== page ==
Soil science in tropical and temperate regions – Some differences and similarities

TitleSoil science in tropical and temperate regions – Some differences and similarities
Publication TypeJournal Article
Year of Publication2002
AuthorsHartemink, AE
JournalAdvances in Agronomy
Pagination269 - 292
Publication Languageeng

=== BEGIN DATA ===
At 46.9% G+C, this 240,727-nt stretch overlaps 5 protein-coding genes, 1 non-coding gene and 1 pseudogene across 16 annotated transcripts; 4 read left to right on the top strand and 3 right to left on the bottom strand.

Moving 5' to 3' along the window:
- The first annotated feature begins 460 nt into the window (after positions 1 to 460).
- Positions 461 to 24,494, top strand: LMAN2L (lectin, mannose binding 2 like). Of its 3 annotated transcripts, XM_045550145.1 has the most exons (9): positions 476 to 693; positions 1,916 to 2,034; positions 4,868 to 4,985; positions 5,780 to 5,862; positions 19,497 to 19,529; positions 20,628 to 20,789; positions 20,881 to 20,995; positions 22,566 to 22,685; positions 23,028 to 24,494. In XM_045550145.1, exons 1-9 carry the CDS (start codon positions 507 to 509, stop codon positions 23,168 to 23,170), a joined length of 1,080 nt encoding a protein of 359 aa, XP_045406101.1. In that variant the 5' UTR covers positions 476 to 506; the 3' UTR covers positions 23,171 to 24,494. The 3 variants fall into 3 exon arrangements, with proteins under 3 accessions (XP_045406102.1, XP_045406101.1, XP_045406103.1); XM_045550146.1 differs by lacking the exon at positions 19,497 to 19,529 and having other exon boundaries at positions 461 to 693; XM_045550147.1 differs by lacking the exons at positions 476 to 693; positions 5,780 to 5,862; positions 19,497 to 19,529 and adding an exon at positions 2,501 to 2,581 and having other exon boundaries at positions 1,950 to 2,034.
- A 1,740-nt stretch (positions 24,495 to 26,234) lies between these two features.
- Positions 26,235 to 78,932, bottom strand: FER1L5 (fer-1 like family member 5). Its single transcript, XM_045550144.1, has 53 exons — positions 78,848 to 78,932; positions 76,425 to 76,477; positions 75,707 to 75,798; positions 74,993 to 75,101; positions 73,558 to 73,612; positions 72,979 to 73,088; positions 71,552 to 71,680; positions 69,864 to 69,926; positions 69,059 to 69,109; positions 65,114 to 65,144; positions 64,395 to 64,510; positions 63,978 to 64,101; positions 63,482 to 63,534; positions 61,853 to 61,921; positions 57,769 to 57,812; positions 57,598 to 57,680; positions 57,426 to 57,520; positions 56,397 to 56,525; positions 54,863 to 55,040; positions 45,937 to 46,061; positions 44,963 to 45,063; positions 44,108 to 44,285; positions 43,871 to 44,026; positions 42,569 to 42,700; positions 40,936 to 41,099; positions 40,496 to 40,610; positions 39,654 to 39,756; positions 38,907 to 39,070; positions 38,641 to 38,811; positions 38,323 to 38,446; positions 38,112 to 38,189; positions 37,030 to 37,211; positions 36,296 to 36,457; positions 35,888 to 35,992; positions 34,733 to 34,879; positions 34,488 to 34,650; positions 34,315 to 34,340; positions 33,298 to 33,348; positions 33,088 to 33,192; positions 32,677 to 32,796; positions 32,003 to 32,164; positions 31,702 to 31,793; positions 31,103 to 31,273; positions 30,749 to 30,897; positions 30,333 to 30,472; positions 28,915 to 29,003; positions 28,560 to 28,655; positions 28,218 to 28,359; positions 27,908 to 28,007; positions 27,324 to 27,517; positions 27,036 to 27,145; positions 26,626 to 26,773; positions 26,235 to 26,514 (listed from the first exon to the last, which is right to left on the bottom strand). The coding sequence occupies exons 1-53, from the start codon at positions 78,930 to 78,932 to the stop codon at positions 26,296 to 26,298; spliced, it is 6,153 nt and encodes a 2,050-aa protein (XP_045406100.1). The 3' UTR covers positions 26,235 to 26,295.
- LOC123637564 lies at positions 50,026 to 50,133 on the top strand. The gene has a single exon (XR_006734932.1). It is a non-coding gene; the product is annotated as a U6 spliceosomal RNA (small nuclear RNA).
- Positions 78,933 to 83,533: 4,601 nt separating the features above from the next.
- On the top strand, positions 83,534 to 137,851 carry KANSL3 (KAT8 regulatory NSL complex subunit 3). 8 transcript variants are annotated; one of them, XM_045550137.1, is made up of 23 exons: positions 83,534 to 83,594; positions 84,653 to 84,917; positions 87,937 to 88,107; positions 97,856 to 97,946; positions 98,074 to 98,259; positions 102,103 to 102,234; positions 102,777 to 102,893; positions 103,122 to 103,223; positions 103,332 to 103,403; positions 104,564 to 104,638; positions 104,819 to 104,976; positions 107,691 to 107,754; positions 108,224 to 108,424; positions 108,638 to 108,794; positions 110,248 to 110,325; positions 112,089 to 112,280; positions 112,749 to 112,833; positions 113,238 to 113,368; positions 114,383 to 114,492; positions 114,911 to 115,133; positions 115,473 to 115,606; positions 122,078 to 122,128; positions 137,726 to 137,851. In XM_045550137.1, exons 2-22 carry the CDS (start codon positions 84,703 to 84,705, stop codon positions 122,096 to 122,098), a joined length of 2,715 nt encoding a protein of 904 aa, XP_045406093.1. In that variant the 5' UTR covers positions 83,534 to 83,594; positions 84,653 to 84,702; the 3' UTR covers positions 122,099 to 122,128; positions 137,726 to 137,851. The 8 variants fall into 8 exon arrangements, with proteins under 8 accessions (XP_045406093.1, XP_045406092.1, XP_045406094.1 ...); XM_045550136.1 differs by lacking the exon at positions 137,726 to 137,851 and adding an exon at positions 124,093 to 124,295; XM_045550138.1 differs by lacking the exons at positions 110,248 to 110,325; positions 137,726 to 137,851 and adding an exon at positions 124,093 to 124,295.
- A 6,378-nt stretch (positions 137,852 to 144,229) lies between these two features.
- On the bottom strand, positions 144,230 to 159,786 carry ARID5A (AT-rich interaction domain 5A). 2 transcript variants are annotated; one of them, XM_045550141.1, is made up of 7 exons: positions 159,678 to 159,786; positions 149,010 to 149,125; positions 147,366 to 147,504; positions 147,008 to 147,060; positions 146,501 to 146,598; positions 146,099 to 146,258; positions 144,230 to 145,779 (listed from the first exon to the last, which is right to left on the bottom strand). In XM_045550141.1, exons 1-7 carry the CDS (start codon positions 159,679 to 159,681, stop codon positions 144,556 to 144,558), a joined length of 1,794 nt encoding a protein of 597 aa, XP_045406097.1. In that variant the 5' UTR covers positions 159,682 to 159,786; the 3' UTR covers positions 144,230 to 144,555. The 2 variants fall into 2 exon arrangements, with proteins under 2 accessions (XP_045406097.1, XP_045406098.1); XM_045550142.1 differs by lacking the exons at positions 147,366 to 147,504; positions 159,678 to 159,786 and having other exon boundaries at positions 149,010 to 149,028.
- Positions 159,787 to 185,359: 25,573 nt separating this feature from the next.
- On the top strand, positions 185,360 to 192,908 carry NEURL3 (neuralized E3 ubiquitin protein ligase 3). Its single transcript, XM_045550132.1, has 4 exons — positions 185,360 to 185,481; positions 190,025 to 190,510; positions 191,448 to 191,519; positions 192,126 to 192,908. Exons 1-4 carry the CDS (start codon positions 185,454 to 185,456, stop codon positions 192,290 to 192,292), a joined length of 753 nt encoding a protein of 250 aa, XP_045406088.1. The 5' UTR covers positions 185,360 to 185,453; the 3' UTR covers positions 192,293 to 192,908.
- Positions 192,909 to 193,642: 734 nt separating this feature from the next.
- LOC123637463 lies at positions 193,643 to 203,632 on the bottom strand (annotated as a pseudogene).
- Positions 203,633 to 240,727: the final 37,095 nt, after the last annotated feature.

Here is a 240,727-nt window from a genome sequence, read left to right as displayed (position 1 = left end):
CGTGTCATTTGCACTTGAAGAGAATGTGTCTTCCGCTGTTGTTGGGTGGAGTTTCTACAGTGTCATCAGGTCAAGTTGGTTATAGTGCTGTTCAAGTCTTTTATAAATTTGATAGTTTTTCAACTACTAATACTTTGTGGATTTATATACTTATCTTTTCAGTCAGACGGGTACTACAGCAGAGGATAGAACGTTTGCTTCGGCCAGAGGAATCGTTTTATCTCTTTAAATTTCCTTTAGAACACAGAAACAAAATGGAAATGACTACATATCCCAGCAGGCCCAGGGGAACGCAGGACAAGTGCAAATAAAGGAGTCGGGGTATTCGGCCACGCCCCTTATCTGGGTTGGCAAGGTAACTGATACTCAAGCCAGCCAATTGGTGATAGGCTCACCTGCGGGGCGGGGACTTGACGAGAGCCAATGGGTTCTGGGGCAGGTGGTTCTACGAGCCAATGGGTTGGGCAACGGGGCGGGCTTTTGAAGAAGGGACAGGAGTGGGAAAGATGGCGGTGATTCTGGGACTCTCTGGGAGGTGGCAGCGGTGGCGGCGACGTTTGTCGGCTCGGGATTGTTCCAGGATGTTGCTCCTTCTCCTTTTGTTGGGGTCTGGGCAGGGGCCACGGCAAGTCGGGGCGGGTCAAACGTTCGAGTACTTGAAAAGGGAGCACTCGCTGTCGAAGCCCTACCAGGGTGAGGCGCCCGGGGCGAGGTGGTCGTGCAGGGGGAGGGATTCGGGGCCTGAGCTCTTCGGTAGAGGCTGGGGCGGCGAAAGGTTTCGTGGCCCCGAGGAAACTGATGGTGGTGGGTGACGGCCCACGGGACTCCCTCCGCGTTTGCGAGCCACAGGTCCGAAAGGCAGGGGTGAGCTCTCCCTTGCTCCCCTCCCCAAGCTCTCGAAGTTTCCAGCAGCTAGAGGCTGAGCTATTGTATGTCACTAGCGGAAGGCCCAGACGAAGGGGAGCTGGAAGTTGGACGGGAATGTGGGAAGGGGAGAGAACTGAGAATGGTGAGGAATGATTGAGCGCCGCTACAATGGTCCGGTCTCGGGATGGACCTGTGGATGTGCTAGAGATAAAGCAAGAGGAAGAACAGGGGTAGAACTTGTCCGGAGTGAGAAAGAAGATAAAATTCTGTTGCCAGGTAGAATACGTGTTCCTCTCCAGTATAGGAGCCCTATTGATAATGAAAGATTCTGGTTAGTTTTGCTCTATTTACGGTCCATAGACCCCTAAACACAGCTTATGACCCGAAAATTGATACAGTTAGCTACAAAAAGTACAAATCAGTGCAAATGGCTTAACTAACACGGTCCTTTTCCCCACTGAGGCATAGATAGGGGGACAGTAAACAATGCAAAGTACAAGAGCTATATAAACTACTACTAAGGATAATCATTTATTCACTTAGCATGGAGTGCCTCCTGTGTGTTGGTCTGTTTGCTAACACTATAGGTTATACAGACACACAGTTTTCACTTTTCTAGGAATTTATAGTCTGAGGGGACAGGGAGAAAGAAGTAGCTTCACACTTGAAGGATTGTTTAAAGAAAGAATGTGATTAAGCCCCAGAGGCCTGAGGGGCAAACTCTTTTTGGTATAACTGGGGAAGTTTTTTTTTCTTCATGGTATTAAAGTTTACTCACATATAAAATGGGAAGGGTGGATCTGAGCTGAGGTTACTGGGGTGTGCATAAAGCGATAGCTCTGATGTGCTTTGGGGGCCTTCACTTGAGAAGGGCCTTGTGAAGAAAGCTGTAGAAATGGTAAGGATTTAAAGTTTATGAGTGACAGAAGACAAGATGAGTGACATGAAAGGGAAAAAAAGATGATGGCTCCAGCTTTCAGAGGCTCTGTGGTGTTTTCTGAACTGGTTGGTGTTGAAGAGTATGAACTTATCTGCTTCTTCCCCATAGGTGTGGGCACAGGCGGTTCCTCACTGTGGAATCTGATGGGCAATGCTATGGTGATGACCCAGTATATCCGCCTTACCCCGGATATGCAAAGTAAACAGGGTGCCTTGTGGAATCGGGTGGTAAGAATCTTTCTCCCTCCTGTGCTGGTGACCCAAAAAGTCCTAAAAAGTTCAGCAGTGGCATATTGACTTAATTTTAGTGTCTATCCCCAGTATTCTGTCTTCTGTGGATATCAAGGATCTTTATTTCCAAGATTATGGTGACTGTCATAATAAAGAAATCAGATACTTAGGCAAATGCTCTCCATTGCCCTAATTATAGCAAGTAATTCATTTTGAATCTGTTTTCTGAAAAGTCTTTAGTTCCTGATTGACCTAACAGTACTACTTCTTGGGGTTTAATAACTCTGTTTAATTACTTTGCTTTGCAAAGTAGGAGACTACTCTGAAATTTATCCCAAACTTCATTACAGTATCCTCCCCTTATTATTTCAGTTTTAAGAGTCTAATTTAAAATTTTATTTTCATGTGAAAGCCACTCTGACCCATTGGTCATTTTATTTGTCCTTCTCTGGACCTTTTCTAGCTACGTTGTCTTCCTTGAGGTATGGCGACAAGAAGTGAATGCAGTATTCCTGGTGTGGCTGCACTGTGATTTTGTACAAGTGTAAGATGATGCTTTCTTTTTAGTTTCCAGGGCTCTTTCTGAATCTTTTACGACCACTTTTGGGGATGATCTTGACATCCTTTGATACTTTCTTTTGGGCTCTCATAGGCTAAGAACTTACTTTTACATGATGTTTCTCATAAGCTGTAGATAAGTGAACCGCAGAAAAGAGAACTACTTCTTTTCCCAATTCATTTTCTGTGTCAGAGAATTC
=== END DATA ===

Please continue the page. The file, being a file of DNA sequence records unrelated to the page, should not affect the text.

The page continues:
AbstractLittle has been written about geographical differences in the progress and development of soil science, whereas such information is of interest for determining research priorities and for an improved understanding of the impact of soil science in various parts of the globe. This paper reviews some of the differences and similarities in soil science of the temperate and tropical regions. It is largely based on Anglo–Dutch literature and focuses on soil fertility research. The range of conditions under which soils are formed is as diverse in the tropical as in the temperate regions, but soil science has a different history and focus in the two regions. In densely populated western Europe soil fertility research started because there was little spare land, whereas in the Russian Empire and the United States land was amply available and soil survey developed. Since the second World War, soil science has greatly benefited from new instrumentation and developments in other sciences. Many subdisciplines and specializations have been formed, and soil science has broadened its scope in the temperate regions. Currently, much research is externally funded and has a problem-solving character. Soil research in tropical regions started later, and its scope has not changed much. The feeding of the ever-increasing population, land degradation, and maintenance of soil fertility are still important research themes. The amount of research in environmental protection, soil contamination, and ecosystem health is relatively small. More is known about the soil resources in the temperate regions than in the tropical regions despite the fact that one-third of the soils of the world are in the tropics, and these support more than three-quarters of the world population. Some of the common interests are the development of sustainable land management systems and appropriate land quality indicators, quantification of soil properties and processes, fine tuning of models, the sequestration of C in agricultural soils, and the optimum use of agricultural inputs to minimize environmental degradation and maximize profit. Nutrient surplus is a major concern in many temperate soils under agriculture, whereas the increase of soil fertility is an important research topic in many tropical regions. From a soil nutrient perspective it appears that soil fertility research in tropical regions is all about alleviating poverty, whereas in the temperate regions it is mainly about alleviating abundance and wealth. Although efforts have been undertaken to promote soil science to a wider audience, the impact of soil science on the society has been poorly quantified, and this applies to both temperate and tropical regions.